How modernization can give new life – and improved energy efficiency – to older buildings

This audio was created using Microsoft Azure Speech Services

There’s some truth to the old line that “they don’t build things like they used to,” at least in terms of durability. Think of the Egyptian pyramids, Roman aqueducts, or even many early factories built during the industrial revolution that all still stand today. But modern buildings have many advantages over old ones, including energy efficiency, the ability to gather valuable data on operations, and the overall comfort of their occupants. This is why modernizing older facilities – including hospitals, hotels, and office towers – can give you the best of both worlds: solid structures with the latest technology that combine to give you a competitive advantage. At Schneider Electric, we’re here to help you achieve your modernization goals.

A sound investment

Modernizing an aging facility provides many benefits, including reducing your corporate carbon footprint, increasing resiliency in the face of climate instability, and the ability to collect, analyze, and proactively act upon key energy consumption data.

The cloud-based EcoStruxure Microgrid Advisor (EMA) platform helps Schneider Electric customers manage all aspects of their operations remotely. The turn-key EMA system provides continuous energy monitoring of system performance, forecasts energy production and consumption for facilities with onsite microgrids and green energy solutions, and manages consumption during peak periods.

EMA also captures and stores valuable data to help managers improve the energy efficiency of their system. Together, this helps operators optimize when to produce, store, and consume energy.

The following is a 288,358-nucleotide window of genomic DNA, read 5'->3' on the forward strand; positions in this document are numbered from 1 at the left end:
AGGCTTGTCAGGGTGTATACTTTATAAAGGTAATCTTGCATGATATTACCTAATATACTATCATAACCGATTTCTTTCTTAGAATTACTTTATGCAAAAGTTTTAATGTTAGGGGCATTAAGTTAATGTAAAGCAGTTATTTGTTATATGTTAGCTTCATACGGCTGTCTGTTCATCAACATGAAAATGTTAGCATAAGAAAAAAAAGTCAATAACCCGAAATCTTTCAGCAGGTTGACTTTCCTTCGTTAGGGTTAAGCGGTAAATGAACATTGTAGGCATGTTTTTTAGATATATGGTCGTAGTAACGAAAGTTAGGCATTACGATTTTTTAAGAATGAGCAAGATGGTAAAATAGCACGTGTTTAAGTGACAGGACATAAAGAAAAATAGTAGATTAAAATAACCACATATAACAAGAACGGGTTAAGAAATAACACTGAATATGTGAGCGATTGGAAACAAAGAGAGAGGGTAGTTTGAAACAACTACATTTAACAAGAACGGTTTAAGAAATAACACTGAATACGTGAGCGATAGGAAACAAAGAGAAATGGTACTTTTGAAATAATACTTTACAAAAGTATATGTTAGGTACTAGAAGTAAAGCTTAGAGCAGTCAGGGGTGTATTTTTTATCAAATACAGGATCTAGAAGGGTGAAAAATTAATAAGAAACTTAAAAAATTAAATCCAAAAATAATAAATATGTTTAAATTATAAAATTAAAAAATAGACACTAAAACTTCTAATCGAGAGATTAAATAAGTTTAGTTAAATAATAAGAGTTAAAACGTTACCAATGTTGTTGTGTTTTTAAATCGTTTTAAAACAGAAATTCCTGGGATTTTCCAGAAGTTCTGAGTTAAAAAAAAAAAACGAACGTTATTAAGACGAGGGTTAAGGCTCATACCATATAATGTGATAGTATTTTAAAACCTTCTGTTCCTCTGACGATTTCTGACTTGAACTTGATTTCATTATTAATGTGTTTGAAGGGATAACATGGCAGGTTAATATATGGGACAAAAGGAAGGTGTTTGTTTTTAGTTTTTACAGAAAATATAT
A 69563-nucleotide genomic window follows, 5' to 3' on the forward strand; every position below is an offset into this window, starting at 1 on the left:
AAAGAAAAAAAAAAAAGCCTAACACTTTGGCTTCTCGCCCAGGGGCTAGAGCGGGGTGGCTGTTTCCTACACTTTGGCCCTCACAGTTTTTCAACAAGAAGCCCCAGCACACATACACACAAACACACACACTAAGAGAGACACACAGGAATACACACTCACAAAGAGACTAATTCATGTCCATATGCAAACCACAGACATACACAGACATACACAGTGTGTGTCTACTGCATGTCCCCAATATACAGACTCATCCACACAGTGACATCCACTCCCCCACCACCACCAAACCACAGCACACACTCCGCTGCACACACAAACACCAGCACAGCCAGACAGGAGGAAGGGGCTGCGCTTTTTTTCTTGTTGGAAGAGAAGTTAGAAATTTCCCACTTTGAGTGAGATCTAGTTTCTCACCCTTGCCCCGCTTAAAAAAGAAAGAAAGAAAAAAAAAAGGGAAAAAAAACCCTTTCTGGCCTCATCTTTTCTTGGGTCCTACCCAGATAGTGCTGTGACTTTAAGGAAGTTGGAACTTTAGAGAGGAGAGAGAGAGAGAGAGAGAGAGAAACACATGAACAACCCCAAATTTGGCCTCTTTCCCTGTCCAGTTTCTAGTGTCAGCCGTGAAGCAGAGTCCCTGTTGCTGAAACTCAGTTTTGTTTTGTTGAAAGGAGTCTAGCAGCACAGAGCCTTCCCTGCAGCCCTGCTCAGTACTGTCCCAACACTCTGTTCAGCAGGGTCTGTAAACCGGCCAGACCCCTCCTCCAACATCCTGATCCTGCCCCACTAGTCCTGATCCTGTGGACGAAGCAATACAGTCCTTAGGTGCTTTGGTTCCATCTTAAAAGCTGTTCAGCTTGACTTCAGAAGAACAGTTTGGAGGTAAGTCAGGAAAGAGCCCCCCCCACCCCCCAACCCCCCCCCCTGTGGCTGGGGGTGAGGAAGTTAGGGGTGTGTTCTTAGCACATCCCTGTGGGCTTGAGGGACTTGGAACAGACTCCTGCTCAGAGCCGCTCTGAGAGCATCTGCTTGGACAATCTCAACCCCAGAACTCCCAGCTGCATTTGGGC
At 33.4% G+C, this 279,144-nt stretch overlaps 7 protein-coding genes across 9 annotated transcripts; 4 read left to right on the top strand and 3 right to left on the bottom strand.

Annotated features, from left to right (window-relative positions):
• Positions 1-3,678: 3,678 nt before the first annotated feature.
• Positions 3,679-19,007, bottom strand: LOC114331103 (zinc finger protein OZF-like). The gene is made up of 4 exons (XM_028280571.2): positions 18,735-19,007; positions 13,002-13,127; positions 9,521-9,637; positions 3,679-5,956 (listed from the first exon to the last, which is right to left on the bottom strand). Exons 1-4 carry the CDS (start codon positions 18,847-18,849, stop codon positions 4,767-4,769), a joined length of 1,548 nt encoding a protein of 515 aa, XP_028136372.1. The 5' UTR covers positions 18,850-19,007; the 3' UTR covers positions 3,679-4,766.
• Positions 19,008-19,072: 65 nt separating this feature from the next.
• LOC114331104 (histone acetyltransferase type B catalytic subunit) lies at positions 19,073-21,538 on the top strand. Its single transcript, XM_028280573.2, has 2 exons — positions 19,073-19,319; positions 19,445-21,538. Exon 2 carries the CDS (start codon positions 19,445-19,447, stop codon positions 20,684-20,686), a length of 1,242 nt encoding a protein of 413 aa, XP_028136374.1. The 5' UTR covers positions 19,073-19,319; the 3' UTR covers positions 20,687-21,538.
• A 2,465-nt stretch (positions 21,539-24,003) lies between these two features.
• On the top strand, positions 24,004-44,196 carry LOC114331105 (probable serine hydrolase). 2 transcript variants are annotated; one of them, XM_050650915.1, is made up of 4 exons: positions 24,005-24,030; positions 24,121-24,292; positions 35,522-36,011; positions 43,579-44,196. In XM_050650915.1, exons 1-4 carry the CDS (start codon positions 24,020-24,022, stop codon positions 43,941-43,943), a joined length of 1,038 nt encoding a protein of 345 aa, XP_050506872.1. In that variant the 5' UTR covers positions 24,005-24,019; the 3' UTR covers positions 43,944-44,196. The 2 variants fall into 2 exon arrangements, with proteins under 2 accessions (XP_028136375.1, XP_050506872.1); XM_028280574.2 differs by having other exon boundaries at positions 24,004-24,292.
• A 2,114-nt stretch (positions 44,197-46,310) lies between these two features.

Power generation from wind and solar is dependent on weather conditions. EMA includes a detailed weather service on the dashboard that gives real-time and projected levels of cloud cover, probability of precipitation, wind speed and direction, and more. Using a smart switch operators can toggle between the public utility grid and the microgrid as needed.

Other features include a power ratio that displays the percentage breakdown of energy consumption from the grid, onsite renewables, and generators. The real-time reporting tool provides data that can be exported in graphs or Excel.

The end result is future technology for today that allows for decentralized, environmentally friendly, smart energy generation.

Microgrids solutions

Across North America, much of our key electrical grid infrastructure – including transformers, transmission lines, and circuit breakers – is outdated and at risk of failure. In one recent survey, 98 percent of companies reported that one hour of grid downtime equates to more than $100,000 in lost productivity. This is why many companies from diverse industries are turning to onsite microgrid solutions.

Microgrids offer an onsite power supply incorporating renewable energy systems to drive smart buildings. Microgrids are typically connected to the hydro grid but can operate in “island mode” if the grid goes down, or run completely off the grid. A typical setup might consist of a diesel backup generator, solar panels, wind turbines, and lithium-ion batteries for energy storage, and interconnected industrial, commercial, residential, and public service loads.

Microgrids represent a shift from a producer-to-consumer relationship to a “prosumer” model where companies produce and consume their own energy, providing them direct financial and sustainability benefits, while also benefitting society as a whole by expanding our collective network of green energy options (learn more about Schneider Electric EcoStruxure™ Microgrid Solution).

Schneider Electric has built more microgrids in the United States than any other company and, in partnership with the Carlyle Group, offers AlphaStruxure energy-as-a-service (EaaS) financing, making it possible for companies to finance, build, and maintain a microgrid without any upfront capital costs.

Tags: , ,